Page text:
The approach of Cyclone Yasi, a Category Five, has made me think about what might be done better in preparation for such events.
In cyclone prone areas, home bathrooms & toilets at least should need strengthened ceilings (say tech-screwed planks above their ceilings secured to solid walls with steel bands) as well a storm shutters on those windows and a land line phone socket in there. Valves or shut-off cocks on drains & toilets would help too (though sandbags on & in these could do the job) to prevent flood backing up the sewers. People might not have time or money to fortify their whole home but a day or two should be enough to buttress the most defendable room.
The government might also mail out stickers personalized for each home in a coastal or riverine area that states the surge level in meters that might subject that home to inundation & the nearest high ground cyclone-resistent public shelter. They would be intended to go in the meter box & advise you to turn the power off if fleeing a cyclone (or even if staying put).
Most cell towers for mobile phones will be wiped out by an indecently-sized cyclone. Could we not build a few, say at public buildings, that automatically retract out of harms way when wind reaches a threshold and come back up when it drops. Retractable domes, as are placed over astronomical telescopes, could be tried too. Temporary cell towers designed for rapid post-cyclone erection could be securely stored at key sites too.
We have many foreign tourists visit Australia, many not that good in English and many not watching TV. Prominent printed notices in German, Chinese, Japanese etc should be posted at hotels, hostels, airports, post offices etc warning and listing advice as cyclones approach.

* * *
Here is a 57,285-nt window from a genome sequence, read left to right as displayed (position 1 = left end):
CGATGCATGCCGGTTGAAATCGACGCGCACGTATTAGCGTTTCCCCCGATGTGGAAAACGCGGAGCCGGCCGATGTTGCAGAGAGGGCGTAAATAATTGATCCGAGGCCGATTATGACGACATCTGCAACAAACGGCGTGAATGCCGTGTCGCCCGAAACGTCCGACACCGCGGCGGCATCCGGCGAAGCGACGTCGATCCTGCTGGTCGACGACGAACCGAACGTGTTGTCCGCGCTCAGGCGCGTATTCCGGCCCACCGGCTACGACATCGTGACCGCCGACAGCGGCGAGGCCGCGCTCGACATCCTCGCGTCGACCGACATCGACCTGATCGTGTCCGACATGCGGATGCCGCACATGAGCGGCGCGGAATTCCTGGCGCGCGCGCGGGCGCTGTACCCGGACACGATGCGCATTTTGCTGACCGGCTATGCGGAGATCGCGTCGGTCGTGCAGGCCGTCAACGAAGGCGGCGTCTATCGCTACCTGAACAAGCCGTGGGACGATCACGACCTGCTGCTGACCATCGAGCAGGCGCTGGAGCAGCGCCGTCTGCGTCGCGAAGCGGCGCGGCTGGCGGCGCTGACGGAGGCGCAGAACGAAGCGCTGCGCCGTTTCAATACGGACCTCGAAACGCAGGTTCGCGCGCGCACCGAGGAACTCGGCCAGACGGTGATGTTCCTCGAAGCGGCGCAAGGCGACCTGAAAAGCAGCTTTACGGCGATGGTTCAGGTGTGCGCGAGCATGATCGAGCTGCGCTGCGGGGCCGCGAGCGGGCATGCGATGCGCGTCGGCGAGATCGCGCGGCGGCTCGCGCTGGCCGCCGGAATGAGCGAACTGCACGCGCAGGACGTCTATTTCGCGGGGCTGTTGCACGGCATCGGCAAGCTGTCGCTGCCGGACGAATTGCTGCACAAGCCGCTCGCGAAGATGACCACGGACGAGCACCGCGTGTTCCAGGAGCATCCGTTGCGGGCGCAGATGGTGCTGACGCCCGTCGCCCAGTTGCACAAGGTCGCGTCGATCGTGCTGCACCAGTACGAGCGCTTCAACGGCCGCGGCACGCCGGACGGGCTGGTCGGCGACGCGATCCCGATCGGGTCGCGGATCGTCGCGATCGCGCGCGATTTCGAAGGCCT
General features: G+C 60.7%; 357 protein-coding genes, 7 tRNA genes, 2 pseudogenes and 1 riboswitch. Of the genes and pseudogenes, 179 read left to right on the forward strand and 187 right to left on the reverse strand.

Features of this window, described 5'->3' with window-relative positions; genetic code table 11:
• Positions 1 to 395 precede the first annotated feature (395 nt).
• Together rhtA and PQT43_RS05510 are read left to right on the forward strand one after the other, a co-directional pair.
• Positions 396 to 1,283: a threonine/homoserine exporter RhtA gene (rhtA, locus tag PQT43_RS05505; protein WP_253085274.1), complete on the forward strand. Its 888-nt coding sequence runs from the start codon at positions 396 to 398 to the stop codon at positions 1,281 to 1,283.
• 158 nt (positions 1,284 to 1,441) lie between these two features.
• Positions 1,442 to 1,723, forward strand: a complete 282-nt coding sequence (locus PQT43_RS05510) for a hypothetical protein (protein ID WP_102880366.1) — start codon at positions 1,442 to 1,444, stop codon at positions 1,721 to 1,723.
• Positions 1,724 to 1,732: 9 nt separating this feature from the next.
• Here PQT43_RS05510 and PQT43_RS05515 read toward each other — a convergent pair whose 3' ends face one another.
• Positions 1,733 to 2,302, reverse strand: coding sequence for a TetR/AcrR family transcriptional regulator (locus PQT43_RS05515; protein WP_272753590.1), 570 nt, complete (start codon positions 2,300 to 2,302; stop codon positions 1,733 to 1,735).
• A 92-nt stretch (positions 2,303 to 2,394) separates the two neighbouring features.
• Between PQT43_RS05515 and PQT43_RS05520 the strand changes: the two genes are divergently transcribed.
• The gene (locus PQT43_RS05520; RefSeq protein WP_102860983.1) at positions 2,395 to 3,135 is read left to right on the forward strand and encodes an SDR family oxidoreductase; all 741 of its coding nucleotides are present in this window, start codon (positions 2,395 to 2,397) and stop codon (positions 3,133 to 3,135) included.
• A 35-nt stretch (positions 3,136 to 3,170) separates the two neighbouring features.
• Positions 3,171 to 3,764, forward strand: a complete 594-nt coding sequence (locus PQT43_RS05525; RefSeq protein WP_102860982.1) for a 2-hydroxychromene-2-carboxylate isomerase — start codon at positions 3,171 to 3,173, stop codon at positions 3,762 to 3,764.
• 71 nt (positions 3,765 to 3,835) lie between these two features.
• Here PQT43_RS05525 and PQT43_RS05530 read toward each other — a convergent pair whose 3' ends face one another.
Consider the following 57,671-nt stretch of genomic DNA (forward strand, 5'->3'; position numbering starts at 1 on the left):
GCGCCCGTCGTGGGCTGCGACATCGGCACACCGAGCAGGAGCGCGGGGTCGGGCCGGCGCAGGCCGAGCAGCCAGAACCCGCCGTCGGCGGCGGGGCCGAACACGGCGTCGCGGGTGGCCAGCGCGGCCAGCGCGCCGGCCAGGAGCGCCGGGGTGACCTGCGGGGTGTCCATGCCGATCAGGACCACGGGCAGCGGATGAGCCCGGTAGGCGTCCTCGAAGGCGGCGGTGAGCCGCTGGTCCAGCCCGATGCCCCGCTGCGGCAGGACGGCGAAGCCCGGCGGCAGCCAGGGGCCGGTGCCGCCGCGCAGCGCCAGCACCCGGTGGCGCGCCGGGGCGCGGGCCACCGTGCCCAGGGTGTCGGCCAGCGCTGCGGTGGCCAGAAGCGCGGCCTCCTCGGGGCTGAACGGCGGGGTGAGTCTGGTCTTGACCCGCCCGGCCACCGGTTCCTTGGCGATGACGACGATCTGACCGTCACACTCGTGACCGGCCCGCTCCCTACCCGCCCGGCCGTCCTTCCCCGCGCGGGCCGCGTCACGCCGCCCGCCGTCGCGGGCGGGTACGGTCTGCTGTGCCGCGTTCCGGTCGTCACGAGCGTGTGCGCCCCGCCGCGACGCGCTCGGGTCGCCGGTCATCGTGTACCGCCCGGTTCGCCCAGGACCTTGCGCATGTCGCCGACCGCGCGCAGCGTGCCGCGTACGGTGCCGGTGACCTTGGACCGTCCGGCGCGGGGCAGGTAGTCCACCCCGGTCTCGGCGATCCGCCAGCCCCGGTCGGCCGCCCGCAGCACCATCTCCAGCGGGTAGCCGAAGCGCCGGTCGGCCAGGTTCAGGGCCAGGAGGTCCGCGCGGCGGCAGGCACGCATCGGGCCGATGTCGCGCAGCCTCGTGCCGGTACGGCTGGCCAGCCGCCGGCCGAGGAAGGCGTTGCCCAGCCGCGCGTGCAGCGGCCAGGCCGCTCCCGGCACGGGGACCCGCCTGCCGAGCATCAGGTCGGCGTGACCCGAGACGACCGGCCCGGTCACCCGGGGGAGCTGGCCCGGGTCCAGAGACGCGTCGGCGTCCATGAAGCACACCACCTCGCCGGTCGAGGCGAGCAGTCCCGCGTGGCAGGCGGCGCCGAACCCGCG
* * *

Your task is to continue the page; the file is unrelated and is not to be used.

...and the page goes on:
A battery powered radio is an essential item in your cyclone kit. Auto stores stock car boost/JUMP starter gadgets – my Xantrex Powerpack 300 can output 240V (300 watts) or 12V. This is a more convenient and safer option than a generator that emits noxious fumes for use in a cyclone or flood. A good rechargeable lantern will light a room for nine hours on half power so they can help too. Moving a mattress & table into the bathroom to hunker under should the roof go is sensible as is putting on a hard hat of some sort and wearing a lifejacket/raincoat.
Finally put your animals inside in a secure room too – with access to water and let people know where you are planning to be and that you are all right afterwards. Ask just one trusted person (safely located elsewhere) to relay the information to others rather than overload the undoubtedly stressed communication networks doing so yourself.
Things can be replaced – lives are more important. Build your people networks so you have somewhere to get away to and do so early if you can rather than risk life.